Slide the pizza in with the peel.  With a quick 'jab,' the pizza will slip right off of the peel and on to the hot firebrick hearth. (custom pizza peels as seen in the below picture by my partner, Matt McQueen of Handcrafted, LLC)

Instantly, you will start to see the cheese bubbling, the dough curling up, and that wonderful aroma starts to hit you in the nose!
After approx. 1 min, rotate the pizza around 180 degrees.  You could use your peel, but we found a long handle spatula or long handle tongs worked well for this rotation.
Let the pizza cook for another 1-2 min. and once it looks evenly browned around the edges and browned on top, use your spatula or peel to remove pizza from the oven. (notice in the picture below how the coals and the fire spread around the full perimeter of the oven interior vs. burning only in one spot)

Now dig in!!! Please realize that you will never think of pizza in the same way again.  :-)
You should be able to cook 3 or 4 pizzas before having to re-stoke the fire.  Continue to stoke the fire and keep a live fire going as long as you want to keep cooking.
The pizzas were a huge hit at the party and we easily fed around 35 people with no problems.
Cooking around the oven outside made for a great atmosphere and everyone fully enjoyed the experience, so much so that we had a second round of hungry pizza lovers later in the night!  Being that the oven was still so hot, we were able to add more wood and simply blow (with a narrow tube) oxygen into the rear of the oven and it lit back up instantly!

Stay tuned for more back yard oven recipes!
Send me comments or recipes of your own.


Here is the recipe we used for the pizza dough:

2 teaspoons of active dry yeast
2 1/4 cup warm water
2 teaspoons of sugar
1/4 cup olive oil
5 cups bread flour
1 tablespoon salt

Dissolve the yeast in warm water and let stand for 5 min.
Add sugar, oil, and flour and stir. Add salt last and stir.
Kneed dough until soft, smooth, and elastic (about 8-10 min).
Transfer the dough into a bowl and cover with plastic wrap.
Wait until the dough doubles in side and then punch down.
Cover and refrigerate or use instantly.
Remove from refrigerator about 1 hr. before using; allow to become room temperature.
(this recipe will make approx. ten personal size, thin crust pizzas)

Tuesday, October 11, 2011

What Can You Build?

Natural Building techniques can be applied to everything from a decorative finish to a full scale house.  The following are examples of Natural Building applications:  Interior and Exterior Earthen Plasters, Earthen Floors, Earthen Benches, Earthen Ovens & Cook Tops, Fireplaces & Heaters, parts of Structures or full Structures.  Natural Building techniques and applications can work in conjunction with new conventional buildings as well as renovations of existing conventional buildings.  Aesthetically, the sculptural and curving qualities of the clay create richness in color and overall ‘warmth’ which is often missing from conventional construction materials.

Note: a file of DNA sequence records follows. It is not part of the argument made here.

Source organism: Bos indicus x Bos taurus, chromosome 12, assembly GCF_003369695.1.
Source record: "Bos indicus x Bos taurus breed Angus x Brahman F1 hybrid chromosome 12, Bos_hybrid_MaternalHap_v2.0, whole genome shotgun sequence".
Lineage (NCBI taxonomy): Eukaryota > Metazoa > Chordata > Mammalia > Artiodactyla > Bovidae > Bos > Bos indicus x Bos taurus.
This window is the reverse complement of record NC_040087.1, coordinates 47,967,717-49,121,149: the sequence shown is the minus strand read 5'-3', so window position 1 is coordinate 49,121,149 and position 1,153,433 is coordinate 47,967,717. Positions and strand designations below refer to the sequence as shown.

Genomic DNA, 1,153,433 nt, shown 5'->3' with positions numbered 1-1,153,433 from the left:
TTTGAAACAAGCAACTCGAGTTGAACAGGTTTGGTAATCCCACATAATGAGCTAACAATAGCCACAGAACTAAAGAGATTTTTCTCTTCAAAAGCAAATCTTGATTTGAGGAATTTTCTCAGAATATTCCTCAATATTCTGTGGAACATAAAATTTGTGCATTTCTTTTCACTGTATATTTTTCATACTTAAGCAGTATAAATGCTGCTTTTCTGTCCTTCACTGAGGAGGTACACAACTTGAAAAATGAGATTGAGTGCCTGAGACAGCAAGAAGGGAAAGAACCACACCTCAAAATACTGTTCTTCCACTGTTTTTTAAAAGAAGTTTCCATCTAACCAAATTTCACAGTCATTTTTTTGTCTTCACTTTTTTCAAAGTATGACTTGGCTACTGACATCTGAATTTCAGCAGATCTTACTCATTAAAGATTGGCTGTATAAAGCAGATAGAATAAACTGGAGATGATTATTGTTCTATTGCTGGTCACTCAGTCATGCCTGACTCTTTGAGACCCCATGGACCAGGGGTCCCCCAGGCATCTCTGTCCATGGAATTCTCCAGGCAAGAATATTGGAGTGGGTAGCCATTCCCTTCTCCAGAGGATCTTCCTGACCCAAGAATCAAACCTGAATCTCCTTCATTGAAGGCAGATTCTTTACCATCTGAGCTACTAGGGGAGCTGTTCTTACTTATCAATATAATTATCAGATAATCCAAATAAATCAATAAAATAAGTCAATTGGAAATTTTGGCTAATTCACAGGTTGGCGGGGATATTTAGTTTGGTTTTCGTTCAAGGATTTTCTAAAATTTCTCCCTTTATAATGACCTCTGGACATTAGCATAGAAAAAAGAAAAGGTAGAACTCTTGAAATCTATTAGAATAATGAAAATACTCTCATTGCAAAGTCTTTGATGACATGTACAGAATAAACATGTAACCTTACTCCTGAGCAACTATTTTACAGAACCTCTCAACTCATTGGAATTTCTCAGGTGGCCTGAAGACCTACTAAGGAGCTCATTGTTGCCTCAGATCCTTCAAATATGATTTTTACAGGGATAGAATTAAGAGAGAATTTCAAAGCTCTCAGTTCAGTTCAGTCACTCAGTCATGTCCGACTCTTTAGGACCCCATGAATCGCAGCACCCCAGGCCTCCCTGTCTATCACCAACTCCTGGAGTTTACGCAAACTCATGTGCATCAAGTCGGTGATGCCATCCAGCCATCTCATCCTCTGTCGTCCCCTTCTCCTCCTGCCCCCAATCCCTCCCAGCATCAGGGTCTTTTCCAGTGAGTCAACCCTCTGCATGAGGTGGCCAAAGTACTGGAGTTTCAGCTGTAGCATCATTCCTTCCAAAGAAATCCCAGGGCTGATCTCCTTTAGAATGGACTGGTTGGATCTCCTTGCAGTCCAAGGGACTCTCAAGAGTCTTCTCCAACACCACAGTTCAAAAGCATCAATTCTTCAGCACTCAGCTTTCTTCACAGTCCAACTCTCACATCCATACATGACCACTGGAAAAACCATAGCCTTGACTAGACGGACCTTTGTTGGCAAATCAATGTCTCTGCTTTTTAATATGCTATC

What Materials Can You Use?

The materials common in Natural Building are clay and sand which vary in quality and availability depending on geographic location. When mixed with water and, usually, straw or another fiber, the mixture may form cob or adobe (clay blocks). Other materials commonly used in Natural Building are: earth (as rammed earth or earth bag), wood (cordwood or timber frame/post-and-beam), straw bale, rice-hulls, bamboo and rock. A wide variety of reused or recycled materials are common in Natural Building, including urbanite (salvaged chunks of used concrete), tires, tire bales, discarded bottles and other recycled glass.

Monday, October 10, 2011

What is Natural Building?

The construction industry as a whole is the largest contributor of landfill waste, contributing 40% of the total waste each year.  New home construction comes at a tremendous expense to the planet. Building 1.7 million homes with traditional wood, steel and concrete frames consumes the same amount of energy as heating and cooling 10 million houses each year. The environmental costs stem largely from the manufacture of materials. Using natural materials that require minimal processing and refining substantially reduces environmental impacts.­

Natural building, not to be confused with ‘Green Building’ and sometimes referred to as ‘Alternative Building Methods,’ offers a way to construct a home (as well as a multitude of other items) with renewable, naturally occurring and locally available materials with a low-embodied energy, as opposed to industrial or man-made products. Many of these materials are available throughout the world and are often recycled or salvaged materials, so the costs and pollution associated with the transportation of these materials across the country falls. As a bonus, many Natural Building methods are energy efficient, inexpensive and easy to build with little technical construction knowledge. Natural building relies on human labor vs. technology, which encourages community and personal involvement during the building process.  As a result, participants gain knowledge through direct experience, participate in their community, and leave feeling empowered by designing and creating with their own two hands.  Natural Building is available to everyone, regardless of income or credit status.